Wednesday, July 29, 2009

Why Not Socialized Medicine?

Anonymous said...

Dear Dr. Langbert:

Why should we be afraid of "socialized medicine"? The government runs health care for our service men and service women. The health care for our military is first rate. You get health care from CUNY. Under their plan you are covered even for dental care. The Senators and Congressmen get their health care from the government. They, too, have excellent coverage.

So the military, the Congress, and you are part of the "socialized" medicine system in this country. I have not heard you complain about the quality of care that you receive.

Mitchell Langbert said...

We should not be afraid of socialized medicine. We should recognize it as another potentially mismanaged government program that will reduce standards and intensify the 30-year decline in the real hourly wage. Take a trip on the New York City subway. The service irregularities, filth, often rats scurrying around. Now, project the same incompetence to health care. A few years ago there was a major scandal about the Veterans Administration hospitals, where the veterans were being kept in filth. Do you wish to treated in a hospital run by the same people? Have you visited a DMV office lately?

Now, you mention CUNY. CUNY does not provide me with care. They pay for the care I receive. The care is provided by an independent hospital that makes its own decisions and has to compete with other hospitals. That is not what is being proposed now. That is to be eliminated.

As far as the CUNY dental insurance, the benefits were repeatedly reduced between 2000 and now to virtually nothing. We no longer have meaningful dental insurance. What is to stop Washington from similarly reducing health benefits?

That is their plan. I do not deny that the current system has resulted in waste. The reasons are complex and many of them would be resolved by a single payer system. But that system would result in government controlled rationing and an elimination of medical innovation.

The problem with socialized health care (which is NOT the current proposal) is that it causes stagnation. There is one country that has been responsible for the majority of pharmaceutical and health care advance: the United States. There is also one country with a non-state-dominated financing system: the United States. Proponents of national health insurance aim to manage the cost of health care by REDUCING TREATMENT (and eliminating innovation). The reason that national health insurance is cheaper in Canada is that the Canadians limit treatment. Much of this is for unnecessary care, which is an advantage. But also, they will reduce innovative or new treatment.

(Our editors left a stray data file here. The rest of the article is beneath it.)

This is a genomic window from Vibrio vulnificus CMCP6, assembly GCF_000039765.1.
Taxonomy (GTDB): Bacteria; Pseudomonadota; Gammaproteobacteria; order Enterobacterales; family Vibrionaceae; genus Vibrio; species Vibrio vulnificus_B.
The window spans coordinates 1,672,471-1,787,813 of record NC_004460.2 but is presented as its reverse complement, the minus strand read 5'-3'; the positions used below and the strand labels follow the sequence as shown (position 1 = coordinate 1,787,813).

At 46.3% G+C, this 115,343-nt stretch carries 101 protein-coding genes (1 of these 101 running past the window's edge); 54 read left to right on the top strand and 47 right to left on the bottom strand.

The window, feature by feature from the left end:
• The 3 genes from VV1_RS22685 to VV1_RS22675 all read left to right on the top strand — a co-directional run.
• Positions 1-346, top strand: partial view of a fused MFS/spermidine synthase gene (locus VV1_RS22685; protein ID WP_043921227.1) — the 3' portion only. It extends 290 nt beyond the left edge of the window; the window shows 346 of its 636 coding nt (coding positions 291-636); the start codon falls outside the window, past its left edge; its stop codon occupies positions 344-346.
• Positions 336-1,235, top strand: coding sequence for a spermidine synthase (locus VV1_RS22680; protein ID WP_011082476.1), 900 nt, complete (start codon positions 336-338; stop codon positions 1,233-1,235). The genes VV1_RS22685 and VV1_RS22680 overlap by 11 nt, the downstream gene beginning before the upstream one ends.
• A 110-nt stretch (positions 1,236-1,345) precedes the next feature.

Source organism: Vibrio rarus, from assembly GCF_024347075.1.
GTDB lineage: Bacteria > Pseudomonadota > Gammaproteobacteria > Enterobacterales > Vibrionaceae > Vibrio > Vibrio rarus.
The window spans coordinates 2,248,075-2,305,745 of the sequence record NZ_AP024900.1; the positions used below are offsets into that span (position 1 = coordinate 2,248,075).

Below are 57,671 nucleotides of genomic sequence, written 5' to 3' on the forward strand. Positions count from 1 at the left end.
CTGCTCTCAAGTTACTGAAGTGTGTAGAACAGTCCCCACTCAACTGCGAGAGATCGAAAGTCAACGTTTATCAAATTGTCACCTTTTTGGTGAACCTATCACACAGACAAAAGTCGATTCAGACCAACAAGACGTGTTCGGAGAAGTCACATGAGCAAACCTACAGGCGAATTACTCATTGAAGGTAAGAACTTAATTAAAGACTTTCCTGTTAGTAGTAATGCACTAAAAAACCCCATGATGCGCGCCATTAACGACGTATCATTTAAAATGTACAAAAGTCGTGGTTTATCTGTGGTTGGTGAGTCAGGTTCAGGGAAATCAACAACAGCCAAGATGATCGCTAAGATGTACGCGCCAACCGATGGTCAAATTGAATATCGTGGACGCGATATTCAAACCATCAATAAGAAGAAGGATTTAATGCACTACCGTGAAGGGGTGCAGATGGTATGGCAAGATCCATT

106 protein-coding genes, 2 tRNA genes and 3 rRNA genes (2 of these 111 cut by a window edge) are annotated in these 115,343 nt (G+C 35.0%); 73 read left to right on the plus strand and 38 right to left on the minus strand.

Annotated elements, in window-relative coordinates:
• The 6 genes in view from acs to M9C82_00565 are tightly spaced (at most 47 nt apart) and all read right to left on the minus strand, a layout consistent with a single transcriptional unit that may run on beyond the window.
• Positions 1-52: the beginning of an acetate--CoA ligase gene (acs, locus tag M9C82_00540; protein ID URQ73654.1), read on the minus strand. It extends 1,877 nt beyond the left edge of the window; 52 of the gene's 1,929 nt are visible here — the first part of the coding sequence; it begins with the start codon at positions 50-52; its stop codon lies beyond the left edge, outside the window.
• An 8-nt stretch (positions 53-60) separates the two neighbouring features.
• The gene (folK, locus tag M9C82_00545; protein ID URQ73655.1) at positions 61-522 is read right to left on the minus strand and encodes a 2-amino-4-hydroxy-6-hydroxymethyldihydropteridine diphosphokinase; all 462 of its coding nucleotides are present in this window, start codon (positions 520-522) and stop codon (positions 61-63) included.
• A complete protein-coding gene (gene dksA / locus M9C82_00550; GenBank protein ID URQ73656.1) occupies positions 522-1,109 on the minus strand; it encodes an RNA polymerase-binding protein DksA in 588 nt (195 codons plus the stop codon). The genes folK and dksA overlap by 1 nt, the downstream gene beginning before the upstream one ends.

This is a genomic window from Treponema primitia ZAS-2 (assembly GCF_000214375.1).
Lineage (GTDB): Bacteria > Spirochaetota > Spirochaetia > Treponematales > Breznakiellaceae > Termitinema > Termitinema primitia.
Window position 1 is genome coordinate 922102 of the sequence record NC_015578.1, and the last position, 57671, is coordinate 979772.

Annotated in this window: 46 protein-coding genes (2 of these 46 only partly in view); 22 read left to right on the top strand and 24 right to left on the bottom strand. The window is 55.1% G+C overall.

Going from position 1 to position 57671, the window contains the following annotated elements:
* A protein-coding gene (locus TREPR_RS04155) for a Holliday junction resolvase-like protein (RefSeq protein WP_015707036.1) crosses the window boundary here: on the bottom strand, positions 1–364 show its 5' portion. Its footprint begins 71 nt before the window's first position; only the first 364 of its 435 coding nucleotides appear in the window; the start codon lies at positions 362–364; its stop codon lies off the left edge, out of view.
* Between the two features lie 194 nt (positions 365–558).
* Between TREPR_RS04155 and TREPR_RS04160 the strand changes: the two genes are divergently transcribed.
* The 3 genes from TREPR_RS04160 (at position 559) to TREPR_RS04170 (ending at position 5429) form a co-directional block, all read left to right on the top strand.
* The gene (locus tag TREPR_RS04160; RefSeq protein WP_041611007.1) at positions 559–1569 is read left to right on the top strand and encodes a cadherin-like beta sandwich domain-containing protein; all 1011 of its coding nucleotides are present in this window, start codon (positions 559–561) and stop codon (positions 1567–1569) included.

Thus, a national system will enjoy economies of scale and possibly better management in some ways, but it would eliminate innovation. It would enable government officials to pull the plug on treatments that they deem inappropriate. Obama proposes this by requiring counseling to the elderly not to receive treatment but to die on narcotics. That is the crux of the reason why costs are lower in Canada and in Europe. Is that what you want, to be told to die when you are old?

Since the bureaucratic approach to government management has been an abject failure elsewhere in our society, why do you believe it to be an effective method when applied to health care? Veterans DO NOT receive "first rate" care. The standards at the veterans hospitals have been an ongoing scandal. Like everything else government touches, the veterans hospitals have been turned into sh*tholes.

The potential for break through cures that significantly extend life will be staunched by national health insurance. A decentralized system can support innovation much better and will facilitate the application of new and different treatments.

National health insurance is failure of the American dream. The Declaration of Independence states that all of us are entitled to "life, liberty and the pursuit of happiness". Socialized medicine attacks liberty; it circumscribes and attacks the right to life; and it limits the pursuit of happiness.


Anonymous said...


You are correct here. I have dealt with the VA hospitals in my city, and there is no way for anyone with a brain to say that the care is "first rate". Maybe in NY they are great, but I think this anonymous poster has to get out a bit more. In fact, I have been to a few, and frankly they are dumps.

You are also correct that this would stifle innovation- why? There is not a sound reason to invest the $800M in successfully launching a new drug if you are not going to recover a sound profit.

Now, more than ever, be well.


Mitchell Langbert said...

One of my friends from summer camp, Gary Nordine, became a career Army guy. He suffered an illness in his late 40s and died at age fifty in a VA hospital in NYC. His wife (whom I also knew from the same camp) contacted me to tell me of his death. I had last seen them about ten years earlier. She was quite clear about the dismal quality of the VA hospital in NYC. It is not improbable that had Gary had the level of care that Michael Moore and Barack Obama would receive under a state controlled system, he would have lived.